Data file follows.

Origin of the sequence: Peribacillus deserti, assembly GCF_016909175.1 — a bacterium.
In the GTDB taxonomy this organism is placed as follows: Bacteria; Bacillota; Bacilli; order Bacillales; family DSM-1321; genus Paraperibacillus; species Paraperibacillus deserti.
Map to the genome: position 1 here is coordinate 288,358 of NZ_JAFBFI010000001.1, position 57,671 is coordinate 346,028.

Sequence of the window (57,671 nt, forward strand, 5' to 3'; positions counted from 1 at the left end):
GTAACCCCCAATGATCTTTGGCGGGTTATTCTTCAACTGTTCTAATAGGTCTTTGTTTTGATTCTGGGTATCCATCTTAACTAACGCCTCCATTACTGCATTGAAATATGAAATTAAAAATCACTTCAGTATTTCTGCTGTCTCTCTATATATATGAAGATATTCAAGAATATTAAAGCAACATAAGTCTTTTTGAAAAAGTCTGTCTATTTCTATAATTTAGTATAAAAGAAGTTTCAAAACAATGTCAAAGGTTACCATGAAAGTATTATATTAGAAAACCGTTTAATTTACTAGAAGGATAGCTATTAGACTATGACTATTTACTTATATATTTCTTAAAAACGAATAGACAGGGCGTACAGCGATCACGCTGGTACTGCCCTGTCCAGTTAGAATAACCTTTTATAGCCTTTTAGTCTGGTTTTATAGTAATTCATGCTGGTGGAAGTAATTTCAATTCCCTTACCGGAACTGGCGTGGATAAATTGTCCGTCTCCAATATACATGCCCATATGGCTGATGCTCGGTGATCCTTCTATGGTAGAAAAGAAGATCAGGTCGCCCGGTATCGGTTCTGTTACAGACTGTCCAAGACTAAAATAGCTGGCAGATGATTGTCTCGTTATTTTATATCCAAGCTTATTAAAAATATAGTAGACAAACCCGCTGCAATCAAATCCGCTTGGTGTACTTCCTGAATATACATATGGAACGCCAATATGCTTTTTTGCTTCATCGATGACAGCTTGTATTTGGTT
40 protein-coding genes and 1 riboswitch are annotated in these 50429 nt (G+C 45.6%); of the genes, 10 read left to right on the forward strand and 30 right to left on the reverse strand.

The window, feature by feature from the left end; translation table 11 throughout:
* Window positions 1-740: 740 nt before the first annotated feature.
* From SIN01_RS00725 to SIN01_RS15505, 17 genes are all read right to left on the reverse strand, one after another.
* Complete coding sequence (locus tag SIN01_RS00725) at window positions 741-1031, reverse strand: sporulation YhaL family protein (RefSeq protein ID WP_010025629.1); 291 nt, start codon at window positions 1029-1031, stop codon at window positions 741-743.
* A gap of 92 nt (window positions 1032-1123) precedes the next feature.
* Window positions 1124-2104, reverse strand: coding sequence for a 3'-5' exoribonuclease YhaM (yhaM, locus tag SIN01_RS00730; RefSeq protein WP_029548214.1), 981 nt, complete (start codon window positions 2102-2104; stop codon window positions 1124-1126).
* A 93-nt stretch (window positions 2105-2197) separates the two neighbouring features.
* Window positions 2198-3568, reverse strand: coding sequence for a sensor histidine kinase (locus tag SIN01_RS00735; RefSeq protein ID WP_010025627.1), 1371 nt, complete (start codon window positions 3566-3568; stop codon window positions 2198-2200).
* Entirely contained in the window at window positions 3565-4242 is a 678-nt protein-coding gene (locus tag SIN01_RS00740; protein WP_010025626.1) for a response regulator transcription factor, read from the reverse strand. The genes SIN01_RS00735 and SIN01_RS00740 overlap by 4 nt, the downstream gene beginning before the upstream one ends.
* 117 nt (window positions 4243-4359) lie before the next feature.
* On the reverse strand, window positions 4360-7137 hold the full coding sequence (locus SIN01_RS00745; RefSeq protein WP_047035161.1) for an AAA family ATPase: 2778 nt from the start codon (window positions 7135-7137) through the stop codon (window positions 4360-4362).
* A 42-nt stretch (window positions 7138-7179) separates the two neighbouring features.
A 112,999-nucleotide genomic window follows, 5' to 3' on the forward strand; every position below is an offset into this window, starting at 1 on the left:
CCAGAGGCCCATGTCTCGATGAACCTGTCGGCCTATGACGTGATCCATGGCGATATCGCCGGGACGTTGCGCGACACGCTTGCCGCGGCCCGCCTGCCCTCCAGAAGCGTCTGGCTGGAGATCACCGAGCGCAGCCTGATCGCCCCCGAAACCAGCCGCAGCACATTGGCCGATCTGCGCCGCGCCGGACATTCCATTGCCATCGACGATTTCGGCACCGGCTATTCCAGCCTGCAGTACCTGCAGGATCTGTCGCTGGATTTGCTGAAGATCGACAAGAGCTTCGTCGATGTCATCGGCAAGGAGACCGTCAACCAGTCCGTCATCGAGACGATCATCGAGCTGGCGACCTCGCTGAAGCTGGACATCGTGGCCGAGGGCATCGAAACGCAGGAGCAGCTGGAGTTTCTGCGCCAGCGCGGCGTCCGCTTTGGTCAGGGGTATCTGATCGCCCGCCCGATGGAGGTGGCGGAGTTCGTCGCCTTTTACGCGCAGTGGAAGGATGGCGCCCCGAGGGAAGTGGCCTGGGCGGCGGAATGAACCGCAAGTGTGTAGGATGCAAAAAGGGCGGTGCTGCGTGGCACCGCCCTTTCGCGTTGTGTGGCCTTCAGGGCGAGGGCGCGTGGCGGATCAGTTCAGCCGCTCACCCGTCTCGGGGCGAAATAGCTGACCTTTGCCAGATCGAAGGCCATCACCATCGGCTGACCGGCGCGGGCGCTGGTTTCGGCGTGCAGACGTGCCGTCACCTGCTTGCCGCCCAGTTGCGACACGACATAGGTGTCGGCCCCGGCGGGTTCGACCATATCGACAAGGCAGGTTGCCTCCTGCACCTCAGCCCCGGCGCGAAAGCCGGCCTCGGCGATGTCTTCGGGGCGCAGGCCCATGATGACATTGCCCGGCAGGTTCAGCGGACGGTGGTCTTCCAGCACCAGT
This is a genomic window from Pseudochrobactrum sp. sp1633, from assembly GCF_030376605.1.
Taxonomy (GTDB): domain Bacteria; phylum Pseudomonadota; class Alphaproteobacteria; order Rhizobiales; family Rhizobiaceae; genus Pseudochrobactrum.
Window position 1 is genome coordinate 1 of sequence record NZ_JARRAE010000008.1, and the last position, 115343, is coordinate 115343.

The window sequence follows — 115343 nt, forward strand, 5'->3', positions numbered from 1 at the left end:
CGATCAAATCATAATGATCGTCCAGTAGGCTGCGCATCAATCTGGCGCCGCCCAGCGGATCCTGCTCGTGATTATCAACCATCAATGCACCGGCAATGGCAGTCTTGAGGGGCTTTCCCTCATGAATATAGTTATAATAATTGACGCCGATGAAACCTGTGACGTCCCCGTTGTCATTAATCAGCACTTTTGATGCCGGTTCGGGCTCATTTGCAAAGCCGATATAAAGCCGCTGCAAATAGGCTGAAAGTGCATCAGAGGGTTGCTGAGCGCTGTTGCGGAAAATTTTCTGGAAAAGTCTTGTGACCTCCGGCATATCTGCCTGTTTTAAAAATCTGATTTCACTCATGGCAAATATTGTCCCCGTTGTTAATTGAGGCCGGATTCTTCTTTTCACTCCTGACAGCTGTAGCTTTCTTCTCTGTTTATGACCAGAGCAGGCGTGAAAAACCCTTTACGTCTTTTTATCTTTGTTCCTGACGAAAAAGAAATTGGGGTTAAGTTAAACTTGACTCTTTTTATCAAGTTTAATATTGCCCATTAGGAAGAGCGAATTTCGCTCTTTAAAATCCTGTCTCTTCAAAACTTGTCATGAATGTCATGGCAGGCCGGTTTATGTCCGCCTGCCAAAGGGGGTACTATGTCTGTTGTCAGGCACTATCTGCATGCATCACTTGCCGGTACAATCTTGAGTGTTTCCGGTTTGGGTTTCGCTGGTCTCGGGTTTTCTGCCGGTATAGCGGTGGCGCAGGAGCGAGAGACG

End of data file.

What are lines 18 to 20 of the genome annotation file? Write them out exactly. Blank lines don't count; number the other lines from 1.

* A 42-nt stretch (window positions 7138-7179) separates the two neighbouring features.
A 112,999-nucleotide genomic window follows, 5' to 3' on the forward strand; every position below is an offset into this window, starting at 1 on the left:
CCAGAGGCCCATGTCTCGATGAACCTGTCGGCCTATGACGTGATCCATGGCGATATCGCCGGGACGTTGCGCGACACGCTTGCCGCGGCCCGCCTGCCCTCCAGAAGCGTCTGGCTGGAGATCACCGAGCGCAGCCTGATCGCCCCCGAAACCAGCCGCAGCACATTGGCCGATCTGCGCCGCGCCGGACATTCCATTGCCATCGACGATTTCGGCACCGGCTATTCCAGCCTGCAGTACCTGCAGGATCTGTCGCTGGATTTGCTGAAGATCGACAAGAGCTTCGTCGATGTCATCGGCAAGGAGACCGTCAACCAGTCCGTCATCGAGACGATCATCGAGCTGGCGACCTCGCTGAAGCTGGACATCGTGGCCGAGGGCATCGAAACGCAGGAGCAGCTGGAGTTTCTGCGCCAGCGCGGCGTCCGCTTTGGTCAGGGGTATCTGATCGCCCGCCCGATGGAGGTGGCGGAGTTCGTCGCCTTTTACGCGCAGTGGAAGGATGGCGCCCCGAGGGAAGTGGCCTGGGCGGCGGAATGAACCGCAAGTGTGTAGGATGCAAAAAGGGCGGTGCTGCGTGGCACCGCCCTTTCGCGTTGTGTGGCCTTCAGGGCGAGGGCGCGTGGCGGATCAGTTCAGCCGCTCACCCGTCTCGGGGCGAAATAGCTGACCTTTGCCAGATCGAAGGCCATCACCATCGGCTGACCGGCGCGGGCGCTGGTTTCGGCGTGCAGACGTGCCGTCACCTGCTTGCCGCCCAGTTGCGACACGACATAGGTGTCGGCCCCGGCGGGTTCGACCATATCGACAAGGCAGGTTGCCTCCTGCACCTCAGCCCCGGCGCGAAAGCCGGCCTCGGCGATGTCTTCGGGGCGCAGGCCCATGATGACATTGCCCGGCAGGTTCAGCGGACGGTGGTCTTCCAGCACCAGT